Another spa town that’s well worth a day trip, Harrogate is just half an hour from Leeds by train. Here you’ll find the famous Turkish Baths & Health Spa, which opened in 1897 and are still in use today. Designed to heat, cool and cleanse the body, they’ll see you moving from the steam room and through their heated chambers, before you plunge into a pool of cold water and retire to the relaxation room. Alongside the baths, you’ll find a wonderful selection of antique stores, independent cafes and green spaces like Valley Gardens, as well as some fabulous events – time your visit right and you could attend Harrogate Flower Show or the Great Yorkshire Show.


Salt's Mill, Saltaire

A designated World Heritage Site, Saltaire is a quaint little village that’s just 20 minutes from Leeds by train. It’s named after Sir Titus Salt, who built Salts Mill back in 1853, along with the surrounding village which housed his workers. While Salts Mill is no longer used for its original purpose, it is still the centre piece of the village in its new iteration as an art space, and you’ll find a huge collection of David Hockney’s work inside, as well as a small selection of shops and restaurants.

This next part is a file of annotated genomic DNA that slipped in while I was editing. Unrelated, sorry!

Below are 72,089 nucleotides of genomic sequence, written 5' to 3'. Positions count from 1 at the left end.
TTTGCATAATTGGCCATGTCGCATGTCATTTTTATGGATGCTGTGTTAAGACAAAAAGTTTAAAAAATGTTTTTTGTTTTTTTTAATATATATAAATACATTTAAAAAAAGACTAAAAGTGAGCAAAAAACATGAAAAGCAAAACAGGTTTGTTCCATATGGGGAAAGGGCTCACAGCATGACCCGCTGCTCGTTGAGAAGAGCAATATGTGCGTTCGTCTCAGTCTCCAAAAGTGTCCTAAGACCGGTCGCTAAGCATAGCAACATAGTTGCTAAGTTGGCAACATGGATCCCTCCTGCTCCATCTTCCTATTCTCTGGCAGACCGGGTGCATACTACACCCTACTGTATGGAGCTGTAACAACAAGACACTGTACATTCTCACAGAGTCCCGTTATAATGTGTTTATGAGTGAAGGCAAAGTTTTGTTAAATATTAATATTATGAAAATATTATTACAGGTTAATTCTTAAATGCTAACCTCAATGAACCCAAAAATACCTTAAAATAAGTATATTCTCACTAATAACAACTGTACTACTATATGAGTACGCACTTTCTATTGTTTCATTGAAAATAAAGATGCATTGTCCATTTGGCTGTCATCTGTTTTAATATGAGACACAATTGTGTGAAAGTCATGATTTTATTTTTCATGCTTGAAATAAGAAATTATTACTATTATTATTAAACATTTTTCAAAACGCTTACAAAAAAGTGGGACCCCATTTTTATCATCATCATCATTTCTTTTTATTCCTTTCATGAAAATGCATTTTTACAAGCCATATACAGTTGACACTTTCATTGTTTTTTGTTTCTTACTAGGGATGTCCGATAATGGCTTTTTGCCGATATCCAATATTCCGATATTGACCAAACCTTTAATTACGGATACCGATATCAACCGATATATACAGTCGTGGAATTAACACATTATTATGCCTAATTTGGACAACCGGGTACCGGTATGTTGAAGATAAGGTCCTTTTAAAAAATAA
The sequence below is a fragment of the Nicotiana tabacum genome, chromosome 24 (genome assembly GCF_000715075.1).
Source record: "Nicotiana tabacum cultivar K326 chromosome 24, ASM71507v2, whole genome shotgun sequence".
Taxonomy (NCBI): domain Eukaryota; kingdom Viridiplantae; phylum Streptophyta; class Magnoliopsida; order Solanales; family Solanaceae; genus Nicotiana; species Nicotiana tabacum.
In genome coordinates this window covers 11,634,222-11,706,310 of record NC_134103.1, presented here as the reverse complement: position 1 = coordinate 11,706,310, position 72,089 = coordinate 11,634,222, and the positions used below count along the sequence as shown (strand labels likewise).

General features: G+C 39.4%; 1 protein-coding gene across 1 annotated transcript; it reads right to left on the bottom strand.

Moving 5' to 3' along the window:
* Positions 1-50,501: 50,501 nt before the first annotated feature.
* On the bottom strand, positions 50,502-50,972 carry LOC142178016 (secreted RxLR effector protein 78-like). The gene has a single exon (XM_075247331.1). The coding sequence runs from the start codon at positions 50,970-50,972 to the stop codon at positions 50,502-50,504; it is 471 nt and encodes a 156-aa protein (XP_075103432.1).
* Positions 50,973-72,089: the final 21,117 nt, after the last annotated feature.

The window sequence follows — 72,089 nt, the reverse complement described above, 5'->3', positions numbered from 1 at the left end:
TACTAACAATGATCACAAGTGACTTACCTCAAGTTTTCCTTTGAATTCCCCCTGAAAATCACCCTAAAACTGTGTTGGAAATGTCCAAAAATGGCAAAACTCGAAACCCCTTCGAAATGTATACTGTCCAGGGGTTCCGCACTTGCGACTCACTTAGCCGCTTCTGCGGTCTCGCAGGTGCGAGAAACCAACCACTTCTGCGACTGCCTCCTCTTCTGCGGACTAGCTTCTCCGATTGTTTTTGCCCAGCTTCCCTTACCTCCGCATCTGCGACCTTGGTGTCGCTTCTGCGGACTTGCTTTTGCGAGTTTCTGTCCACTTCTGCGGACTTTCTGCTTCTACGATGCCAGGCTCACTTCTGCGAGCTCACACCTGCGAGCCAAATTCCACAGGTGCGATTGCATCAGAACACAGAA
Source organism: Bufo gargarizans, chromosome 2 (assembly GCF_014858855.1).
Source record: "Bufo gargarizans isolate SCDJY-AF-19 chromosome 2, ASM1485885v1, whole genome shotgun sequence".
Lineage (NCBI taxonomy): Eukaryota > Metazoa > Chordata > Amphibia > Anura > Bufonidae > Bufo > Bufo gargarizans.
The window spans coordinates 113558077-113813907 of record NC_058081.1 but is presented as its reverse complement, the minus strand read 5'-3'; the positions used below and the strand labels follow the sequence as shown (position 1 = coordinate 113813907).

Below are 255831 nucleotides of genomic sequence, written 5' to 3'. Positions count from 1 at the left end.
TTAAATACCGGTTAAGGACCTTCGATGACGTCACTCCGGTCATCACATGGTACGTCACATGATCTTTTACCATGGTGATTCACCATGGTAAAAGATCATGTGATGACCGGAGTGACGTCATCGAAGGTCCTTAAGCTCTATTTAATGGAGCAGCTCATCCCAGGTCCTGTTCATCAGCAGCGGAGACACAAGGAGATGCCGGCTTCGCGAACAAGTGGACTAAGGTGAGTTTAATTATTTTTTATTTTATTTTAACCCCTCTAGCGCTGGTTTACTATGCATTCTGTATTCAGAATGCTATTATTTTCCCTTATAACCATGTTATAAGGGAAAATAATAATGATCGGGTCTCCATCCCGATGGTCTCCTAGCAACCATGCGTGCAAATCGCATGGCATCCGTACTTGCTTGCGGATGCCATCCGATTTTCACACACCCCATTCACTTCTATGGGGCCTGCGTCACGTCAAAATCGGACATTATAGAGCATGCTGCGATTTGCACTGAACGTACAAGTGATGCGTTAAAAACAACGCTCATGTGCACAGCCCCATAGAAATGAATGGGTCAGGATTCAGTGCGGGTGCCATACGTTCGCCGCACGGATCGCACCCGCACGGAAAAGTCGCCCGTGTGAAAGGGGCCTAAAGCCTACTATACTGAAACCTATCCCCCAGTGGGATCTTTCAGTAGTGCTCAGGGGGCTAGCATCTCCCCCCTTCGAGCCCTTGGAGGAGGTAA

Skipton Castle Yorkshire

A 45 minute train ride will bring you to the bustling market town of Skipton. It’s great for exploring, with a host of traditional pubs and shops for you to discover, but the main attraction has to be the castle. Built by Robert de Romille in 1090, it’s over 900 years old and is now recognised as one of the most complete medieval castles in Britain. While you’re here, take a scenic trip down the canal – you can jump on one of the many cruise boats or hire one out to drive yourself.


Scarborough, Yorkshire

Yes, Leeds is landlocked, but the joys of the Yorkshire seaside are just an hour and a half away in Scarborough. Here you’ll find long stretches of sandy beaches, with more than a few adventure activities for you to try if you’re looking for an active day out. Alternatively, explore the maze of streets on the seafront, which will see you playing on 2p machines, picking up postcards and tucking into traditional fish and chips.